In barely 100 years a few thousand Spaniards poured over that land making it their own, some of them to get rich, others to evangelize souls and thus earn a privileged place in heaven. Some to conquer glory and an enlightened minority sick with curiosity and Renaissance humanism, to dig into the wonders that were offered free of charge before their eyes. The fortune that had fallen to our ancestors did not go unnoticed on this side of the Atlantic. All the kingdoms of the old, fussy and ill-advised Europe wanted their share of the cake because, where was it written that half of the creation belonged to the King of Spain? The first ones to throw themselves at the Spanish overseas jewel were the English.

The American emporium got a parasite, piracy, which preyed on it for centuries. America was no longer a remote or unreachable confine. The Atlantic became a busy highway for the greedy French, British and Dutch privateers. This forced the Spanish Crown to fortify the main ports of America and to organize a system of fleets so that the American treasure would reach Seville intact with all its gold and silver, precious stones and spices. The fleets departed from Seville once a year, heavily escorted by navy ships. When they arrived in America, they were divided: one wing from New Spain headed for Veracruz, the other, the mainland wing, also known as the galleons, headed for Portobelo, on the Isthmus of Panama. A few months later, the two fleets loaded to the top with riches were in Havana, and were on their way back to Spain, slipping through the hazardous Bahama Channel, where the pirates were waiting with their daggers between their teeth.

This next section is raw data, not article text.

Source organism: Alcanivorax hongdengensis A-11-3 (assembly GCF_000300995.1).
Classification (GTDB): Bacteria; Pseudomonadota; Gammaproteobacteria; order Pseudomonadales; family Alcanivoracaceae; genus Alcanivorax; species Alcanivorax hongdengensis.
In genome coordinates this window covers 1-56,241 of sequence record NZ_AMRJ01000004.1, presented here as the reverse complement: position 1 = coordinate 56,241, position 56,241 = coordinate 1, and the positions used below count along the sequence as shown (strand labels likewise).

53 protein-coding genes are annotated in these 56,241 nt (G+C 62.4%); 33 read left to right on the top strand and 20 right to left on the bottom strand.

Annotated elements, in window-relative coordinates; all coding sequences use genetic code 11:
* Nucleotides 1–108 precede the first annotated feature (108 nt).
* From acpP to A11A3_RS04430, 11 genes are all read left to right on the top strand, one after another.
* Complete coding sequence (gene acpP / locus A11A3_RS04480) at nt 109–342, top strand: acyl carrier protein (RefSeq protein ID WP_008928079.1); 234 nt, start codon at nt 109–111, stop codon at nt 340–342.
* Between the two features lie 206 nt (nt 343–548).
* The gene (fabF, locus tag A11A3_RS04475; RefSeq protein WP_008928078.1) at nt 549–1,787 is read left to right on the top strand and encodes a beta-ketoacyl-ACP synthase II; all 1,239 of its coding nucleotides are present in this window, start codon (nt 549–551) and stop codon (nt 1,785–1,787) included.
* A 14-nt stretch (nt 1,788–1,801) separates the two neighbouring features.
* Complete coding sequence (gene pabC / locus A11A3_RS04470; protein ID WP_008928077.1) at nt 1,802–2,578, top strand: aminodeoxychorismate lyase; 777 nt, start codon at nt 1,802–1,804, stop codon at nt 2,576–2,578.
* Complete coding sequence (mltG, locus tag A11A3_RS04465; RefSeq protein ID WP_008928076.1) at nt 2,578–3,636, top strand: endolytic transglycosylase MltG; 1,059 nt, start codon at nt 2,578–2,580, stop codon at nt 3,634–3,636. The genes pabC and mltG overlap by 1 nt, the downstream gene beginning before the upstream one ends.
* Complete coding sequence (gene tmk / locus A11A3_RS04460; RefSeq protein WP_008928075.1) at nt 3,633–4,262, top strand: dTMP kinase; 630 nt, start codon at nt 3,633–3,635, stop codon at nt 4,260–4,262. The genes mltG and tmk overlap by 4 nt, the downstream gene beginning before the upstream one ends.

The Atlantic fleet had its complement in the Pacific. From Panama departed the so-called southern armada, which called at the ports of Peru, Ecuador and Chile. Further north, Acapulco served as a base for the Manila galleon, which was the extension of the New Spain fleet in the Pacific Ocean. For three centuries this intricate web of organized trade routes kept all the dominions of the Spanish crown in contact. It seems unbelievable that in the land of improvisation and tente mientras cobro, we were able to set up and operate such a commercial web. The professional haters of Spain prefer not to say it too loudly, lest the myth of Spanish inefficiency fall down.